Best Player made its debut on March 12, 2011. The newest Nickelodeon original movie, it features Jennette McCurdy (Sam on iCarly) and Jerry Trainor (Spencer on iCarly) in leading roles. I had the good fortune to catch it the other night with my young teens- and I’m glad I did.
Jerry Trainor plays Quincy, a grown man who refuses to act like one, preferring instead to hang out with his friends and play video games. Perfectly happy living in his parents’ basement, he houses further evidence of his reluctance to embrace the world of adulthood- action figures still in their packaging, comic books, and other childhood toys. An avid multiplayer gamer, he is well known throughout the gaming world as “Q”- a superstar gamer.
Unfortunately, his parents decide that they want to move to Florida without him. As such, they decide to sell their house- forcing Quincy to find a place of his own. In an effort to prevent losing the house (and his awesome basement digs), he decides to compete in a video game championship featuring the game they all play together online (though they don’t know the person behind the gaming id), called “Black Hole”. The competition awards a $175,000 prize- an amount that could is just enough to purchase the house. To make it to the final competition, a deadline is set in which participants have to play the game and earn a certain score by a specific time. Quincy and his BFF plan to ensure his success by defeating his only real competition, another gamer named Prodigy.
Chris, played by McCurdy, is well known in the gaming world as well under the name Prodigy. The plan is to take her out of the competition by keeping her from qualifying. In this endeavor, Quincy begins dating her mom, so that he will have access to her gaming system on the qualifying day and be able to sabotage it. In a moment of desperation when asked about his job, he states that he's the home Economics teacher at Chris' school. This further endears him to her mom, and puts him in a better position to get close to her so that he can sabotage Chris' chances of qualifying.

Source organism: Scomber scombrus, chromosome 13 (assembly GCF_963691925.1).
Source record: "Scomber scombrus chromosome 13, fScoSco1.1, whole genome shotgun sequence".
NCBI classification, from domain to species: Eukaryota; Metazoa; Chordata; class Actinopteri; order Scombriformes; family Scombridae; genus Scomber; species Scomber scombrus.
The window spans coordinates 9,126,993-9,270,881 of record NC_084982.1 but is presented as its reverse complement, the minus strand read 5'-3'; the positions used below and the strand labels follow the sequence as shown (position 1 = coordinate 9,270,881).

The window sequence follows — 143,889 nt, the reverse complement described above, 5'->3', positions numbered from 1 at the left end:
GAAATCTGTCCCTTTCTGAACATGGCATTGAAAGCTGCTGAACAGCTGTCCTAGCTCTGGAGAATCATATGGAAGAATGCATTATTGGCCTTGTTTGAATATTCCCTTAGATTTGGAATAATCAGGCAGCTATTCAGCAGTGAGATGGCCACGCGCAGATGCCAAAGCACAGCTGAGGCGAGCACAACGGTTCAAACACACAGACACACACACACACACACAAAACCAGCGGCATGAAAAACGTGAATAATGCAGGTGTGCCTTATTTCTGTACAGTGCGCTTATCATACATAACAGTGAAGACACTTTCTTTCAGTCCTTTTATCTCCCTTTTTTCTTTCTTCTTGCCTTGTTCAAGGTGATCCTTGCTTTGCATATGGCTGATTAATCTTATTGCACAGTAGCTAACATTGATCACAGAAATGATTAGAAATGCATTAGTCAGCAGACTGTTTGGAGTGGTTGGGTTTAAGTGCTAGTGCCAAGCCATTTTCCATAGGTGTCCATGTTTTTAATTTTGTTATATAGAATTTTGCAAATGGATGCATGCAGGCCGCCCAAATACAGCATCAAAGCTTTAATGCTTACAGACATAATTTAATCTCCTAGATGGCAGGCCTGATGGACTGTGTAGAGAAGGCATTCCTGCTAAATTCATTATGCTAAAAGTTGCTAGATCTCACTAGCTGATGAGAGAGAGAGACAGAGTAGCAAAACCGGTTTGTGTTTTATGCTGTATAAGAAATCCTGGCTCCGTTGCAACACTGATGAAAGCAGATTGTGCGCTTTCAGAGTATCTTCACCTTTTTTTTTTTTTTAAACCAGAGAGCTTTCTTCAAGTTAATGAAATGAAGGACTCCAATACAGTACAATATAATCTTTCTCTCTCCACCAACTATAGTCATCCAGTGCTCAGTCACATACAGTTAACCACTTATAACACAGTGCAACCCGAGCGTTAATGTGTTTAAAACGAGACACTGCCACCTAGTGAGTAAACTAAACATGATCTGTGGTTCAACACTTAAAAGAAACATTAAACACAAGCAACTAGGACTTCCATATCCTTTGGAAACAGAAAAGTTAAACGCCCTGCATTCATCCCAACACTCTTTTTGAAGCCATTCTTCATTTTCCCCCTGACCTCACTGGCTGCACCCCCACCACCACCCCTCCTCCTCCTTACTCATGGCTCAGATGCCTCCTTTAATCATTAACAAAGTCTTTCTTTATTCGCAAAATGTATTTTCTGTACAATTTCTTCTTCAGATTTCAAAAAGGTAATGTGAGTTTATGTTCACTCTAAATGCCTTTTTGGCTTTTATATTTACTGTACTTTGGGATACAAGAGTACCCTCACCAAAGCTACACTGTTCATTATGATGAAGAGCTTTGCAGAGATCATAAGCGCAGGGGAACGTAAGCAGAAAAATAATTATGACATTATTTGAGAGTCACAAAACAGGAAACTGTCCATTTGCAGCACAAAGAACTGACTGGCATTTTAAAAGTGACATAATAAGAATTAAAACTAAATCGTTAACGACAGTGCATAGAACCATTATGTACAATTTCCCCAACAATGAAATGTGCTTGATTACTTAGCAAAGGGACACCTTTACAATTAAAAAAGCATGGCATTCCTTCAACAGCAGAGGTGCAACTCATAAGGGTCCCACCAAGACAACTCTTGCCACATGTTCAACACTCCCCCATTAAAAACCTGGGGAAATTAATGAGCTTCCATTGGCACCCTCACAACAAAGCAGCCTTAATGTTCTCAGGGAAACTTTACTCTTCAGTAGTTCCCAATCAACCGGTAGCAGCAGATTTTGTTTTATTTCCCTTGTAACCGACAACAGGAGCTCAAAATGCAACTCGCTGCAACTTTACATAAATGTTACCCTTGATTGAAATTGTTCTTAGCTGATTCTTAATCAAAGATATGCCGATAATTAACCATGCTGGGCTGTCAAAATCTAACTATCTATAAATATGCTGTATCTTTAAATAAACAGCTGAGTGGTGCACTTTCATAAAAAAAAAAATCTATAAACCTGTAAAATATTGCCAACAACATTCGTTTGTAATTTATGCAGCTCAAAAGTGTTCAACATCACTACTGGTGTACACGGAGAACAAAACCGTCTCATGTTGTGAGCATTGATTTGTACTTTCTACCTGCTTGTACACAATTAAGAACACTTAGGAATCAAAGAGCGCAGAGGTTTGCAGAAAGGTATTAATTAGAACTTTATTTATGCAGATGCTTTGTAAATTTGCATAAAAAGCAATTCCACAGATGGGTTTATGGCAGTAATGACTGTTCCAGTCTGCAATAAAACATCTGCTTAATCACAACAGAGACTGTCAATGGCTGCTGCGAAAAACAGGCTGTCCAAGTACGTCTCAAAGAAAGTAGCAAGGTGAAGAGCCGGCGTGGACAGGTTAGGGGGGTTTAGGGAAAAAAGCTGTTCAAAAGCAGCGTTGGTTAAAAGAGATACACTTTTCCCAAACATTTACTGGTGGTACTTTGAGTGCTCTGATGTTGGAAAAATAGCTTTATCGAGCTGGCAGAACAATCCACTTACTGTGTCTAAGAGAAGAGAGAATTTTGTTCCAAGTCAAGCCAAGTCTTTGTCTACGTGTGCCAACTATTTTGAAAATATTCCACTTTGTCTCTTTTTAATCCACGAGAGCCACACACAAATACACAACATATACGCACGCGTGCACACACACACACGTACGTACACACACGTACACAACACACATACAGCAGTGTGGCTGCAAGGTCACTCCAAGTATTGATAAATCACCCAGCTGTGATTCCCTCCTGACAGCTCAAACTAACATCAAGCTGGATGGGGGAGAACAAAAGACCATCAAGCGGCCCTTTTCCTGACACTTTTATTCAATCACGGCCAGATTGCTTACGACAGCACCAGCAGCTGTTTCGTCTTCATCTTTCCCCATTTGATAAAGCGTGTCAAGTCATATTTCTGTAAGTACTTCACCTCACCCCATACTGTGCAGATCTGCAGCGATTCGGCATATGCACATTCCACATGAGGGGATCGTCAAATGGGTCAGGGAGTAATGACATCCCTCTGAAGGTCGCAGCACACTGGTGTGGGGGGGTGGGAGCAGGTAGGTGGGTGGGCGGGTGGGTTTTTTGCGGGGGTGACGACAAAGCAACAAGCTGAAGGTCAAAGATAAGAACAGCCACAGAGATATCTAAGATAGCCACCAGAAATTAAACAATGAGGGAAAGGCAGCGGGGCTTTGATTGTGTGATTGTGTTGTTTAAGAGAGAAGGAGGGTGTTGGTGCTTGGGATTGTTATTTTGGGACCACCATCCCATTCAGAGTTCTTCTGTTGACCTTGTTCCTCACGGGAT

Through a series of comical stunts, Quincy makes a good effort at preventing her from qualifying, but ultimately does not succeed. His only course of action, then, is to get her to drop out of the tournament- no easy task, as the only way to do this is to get her to want something even more. He realizes that the school’s prom is the same day as the competition, and plans to use that as the event to get her to quit. The problem? The boy she likes doesn’t even realize she’s alive, and she won’t go with anyone else.
Quincy then plots to get her hooked up with the object of her affection by planning a field trip to a place where he will have the chance to get to know her on her own turf. The field trip, to a giant arcade, proves to be a great idea, as it results in them being able to spend time together. The end result is that the boy in question asks her to the prom, which she vehemently agrees to.
Quincy’s plan is a success until, while showing her other tournaments that she can enter since she’ll miss this one, a picture of him comes up on the screen and Chris sees it. She immediately realizes that he’s “Q” and guesses at his plan- which he acknowledges. Her mother overhears, and is hurt because he lied. In an effort to pay him back for lying, Chris decides to forego the prom and compete after all, so that she can beat Quincy at the game.
Quincy tries to reach out to her and get her to realize that he made a mistake, even offering to drop out of the competition. Chris refuses to speak to him, and the competition is on. On competition day, Quincy seems slightly distracted, and in the middle of the game announces to Chris and the world, including her mother who is present at the tournament, that he is in love with her mom. The announcers assume that it’s a ploy to distract her, and that it’s a joke- only he’s not joking.
Chris and Quincy continue playing the game and eventually eliminate all the other opponents except for two. One opponent is stunned by the fourth player, and everyone assumes that player is out. Quincy, in an effort to convince Chris of his sincerity, orchestrates a kamikaze move for his character in the game- thus taking out himself and the only remaining player, making Chris the winner- or so they think. Unfortunately, in the midst of their celebrating, the stunned player revives, and takes Chris out for the win. Chris realizes that although she didn’t win, Quincy really was sincere in everything he said, and they share a happy hug with her mom.
While the movie was certainly predictable, I found it enjoyable just the same. It was interesting and funny, and Trainor and McCurdy play off of each other well on screen. If you missed it the first time, check it out with your teen/tween the next time it comes on- you won’t be disappointed!